Here are four words that trouble Republican challenger Mitt Romney: The economy is improving. Romney’s entire campaign thesis has been the failure of President Barack Obama to repair the economy after four years in office.
But now good economic numbers are starting to pop up. (That leaves Romney tonight with a tough choice: Does he continue to say things are bad or does he root for the improving economy and shift his focus to other issues.)
Last week many of Romney’s supporters complained about the improving job numbers when the Bureau of Labor Statistics employment survey. Former GE chief executive Jack Welch wrote in The Wall Street Journal that, “even if the BLS had a perfect process, the context surrounding the 7.8 percent figure still bears serious skepticism.”
Welch said “the reality is the economy is experiencing a weak recovery. Everything points to that.”
But is that still true a week later?
On Tuesday Gallup Economy reported “Americans’ economic confidence, on a weekly basis, is now at the highest level Gallup has recorded since late May.” That rating still shows more Americans saying the economy is getting worse, but that number is shrinking.
But that’s not the only plus sign. Government data showed that consumer spending ticked up last month. That’s important because the category of consumer spending reflects two-thirds of the economy. (Part of what’s driving that gain is the new iPhone 5 and the cost of gasoline.)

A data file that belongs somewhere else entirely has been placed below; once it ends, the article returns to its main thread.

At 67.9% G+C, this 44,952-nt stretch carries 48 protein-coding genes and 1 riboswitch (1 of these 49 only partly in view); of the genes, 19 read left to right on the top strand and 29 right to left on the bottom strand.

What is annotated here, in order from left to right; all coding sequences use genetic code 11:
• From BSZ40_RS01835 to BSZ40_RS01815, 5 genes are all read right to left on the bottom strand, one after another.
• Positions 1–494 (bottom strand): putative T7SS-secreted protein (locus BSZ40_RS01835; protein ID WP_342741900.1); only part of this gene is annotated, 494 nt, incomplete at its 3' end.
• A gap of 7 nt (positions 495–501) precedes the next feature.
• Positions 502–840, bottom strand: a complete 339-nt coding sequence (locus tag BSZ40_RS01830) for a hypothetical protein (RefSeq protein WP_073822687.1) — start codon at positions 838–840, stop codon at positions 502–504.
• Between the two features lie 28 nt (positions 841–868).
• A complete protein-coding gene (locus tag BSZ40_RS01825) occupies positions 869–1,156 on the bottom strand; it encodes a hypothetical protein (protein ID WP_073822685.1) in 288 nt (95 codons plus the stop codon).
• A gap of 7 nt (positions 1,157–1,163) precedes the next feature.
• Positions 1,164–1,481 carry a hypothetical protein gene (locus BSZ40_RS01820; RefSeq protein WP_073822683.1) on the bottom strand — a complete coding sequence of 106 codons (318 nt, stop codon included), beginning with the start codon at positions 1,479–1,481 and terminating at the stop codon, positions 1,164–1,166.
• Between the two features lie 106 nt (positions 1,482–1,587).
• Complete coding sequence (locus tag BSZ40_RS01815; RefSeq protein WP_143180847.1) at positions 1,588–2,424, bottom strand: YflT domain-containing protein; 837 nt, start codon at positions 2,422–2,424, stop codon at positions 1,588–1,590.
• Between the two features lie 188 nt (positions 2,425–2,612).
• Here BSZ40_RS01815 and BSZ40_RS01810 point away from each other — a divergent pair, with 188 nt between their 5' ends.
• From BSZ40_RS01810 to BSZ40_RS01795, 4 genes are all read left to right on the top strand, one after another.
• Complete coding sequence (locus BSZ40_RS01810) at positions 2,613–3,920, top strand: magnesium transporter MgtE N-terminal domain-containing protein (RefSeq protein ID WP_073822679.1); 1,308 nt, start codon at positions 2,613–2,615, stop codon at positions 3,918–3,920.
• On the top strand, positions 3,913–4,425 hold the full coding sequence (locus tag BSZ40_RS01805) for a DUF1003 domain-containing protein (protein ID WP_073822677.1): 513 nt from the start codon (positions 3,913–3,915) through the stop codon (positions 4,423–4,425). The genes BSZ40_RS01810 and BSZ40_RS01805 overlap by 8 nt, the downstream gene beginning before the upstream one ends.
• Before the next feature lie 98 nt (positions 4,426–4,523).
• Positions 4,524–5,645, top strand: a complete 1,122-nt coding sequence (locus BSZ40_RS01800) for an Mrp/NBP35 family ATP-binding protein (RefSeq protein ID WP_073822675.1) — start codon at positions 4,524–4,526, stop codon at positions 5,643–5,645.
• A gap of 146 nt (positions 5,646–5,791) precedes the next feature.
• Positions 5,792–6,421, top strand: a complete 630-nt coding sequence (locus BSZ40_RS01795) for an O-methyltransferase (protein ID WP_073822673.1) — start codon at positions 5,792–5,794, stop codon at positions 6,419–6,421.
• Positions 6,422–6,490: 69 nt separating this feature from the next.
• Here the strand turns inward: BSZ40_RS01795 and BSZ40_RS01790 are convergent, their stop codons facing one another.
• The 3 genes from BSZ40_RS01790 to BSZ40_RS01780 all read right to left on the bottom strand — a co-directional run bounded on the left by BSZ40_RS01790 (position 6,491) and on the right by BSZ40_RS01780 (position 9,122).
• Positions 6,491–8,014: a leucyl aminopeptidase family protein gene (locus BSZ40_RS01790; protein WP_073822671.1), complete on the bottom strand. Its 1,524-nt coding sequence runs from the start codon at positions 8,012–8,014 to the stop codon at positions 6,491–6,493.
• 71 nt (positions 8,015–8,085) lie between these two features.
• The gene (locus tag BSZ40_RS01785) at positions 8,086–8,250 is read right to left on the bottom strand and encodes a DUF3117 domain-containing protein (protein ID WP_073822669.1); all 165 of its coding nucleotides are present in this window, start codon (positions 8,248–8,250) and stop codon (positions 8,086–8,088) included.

And there’s more. Homebuilders say the economy is picking up for them, too. “Builder confidence in the market for newly built, single-family homes edged slightly higher for a sixth consecutive month in October … the latest, one-point gain brings the index to 41, its strongest level since June of 2006,” reports the National Association of Home Builders.
Industrial production also increased in September by four-tenths of a point. That doesn’t sound like much, but a month ago that number was negative at 1.4 percent. Even mining which is supposed to have had a rough go under the Obama Administration grew at an annual rate of 3.8 percent, according to the Federal Reserve.
Perhaps the widest metric is the stock market.
“The best single predictor of presidential re-election results that we found was the percentage change in the stock market during the three years that preceded Election Day,” according to Deepak Goel, one of the authors of a study by The Socionomics Institute. “Changes in stock prices had a positive, substantial and statistically significant association with incumbents’ performances in re-elections. We found that they accounted for more than a quarter of the variation in incumbents’ popular vote margins.”
Even though most people don’t own stocks – certainly across the board in Indian country – it serves as a measuring device because it reflects public mood. A rising stock market is a purchased belief in optimism, that the economy is getting stronger and will reward investors.
The Socionomic study looked at every presidential re-election campaign, starting with George Washington’s successful bid of 1792. They found that incumbents who served during periods of rising stock prices typically do better in the elections than those who served during periods of falling stock prices.
And the stock market under Obama? The low point hit on March 6, 2009, when the Dow Jones Industrial Average stood at 6,626.94. Yesterday the industrials closed at 13,542.26 — and they’re up again today.
Long term there remain significant challenges to improving the economy and getting more people employed. Who knows how, or even if, Congress will address the fiscal cliff? That is the coming crisis that was generated by the expiration of Bush-era tax cuts and promised deep spending cuts. We won’t know what will happen until after the election.
But for now the economy is getting better.
Mark Trahant is a writer, speaker and Twitter poet. He is a member of the Shoshone-Bannock Tribes and lives in Fort Hall, Idaho. He has been writing about Indian Country for more than three decades. His e-mail is: email@example.com.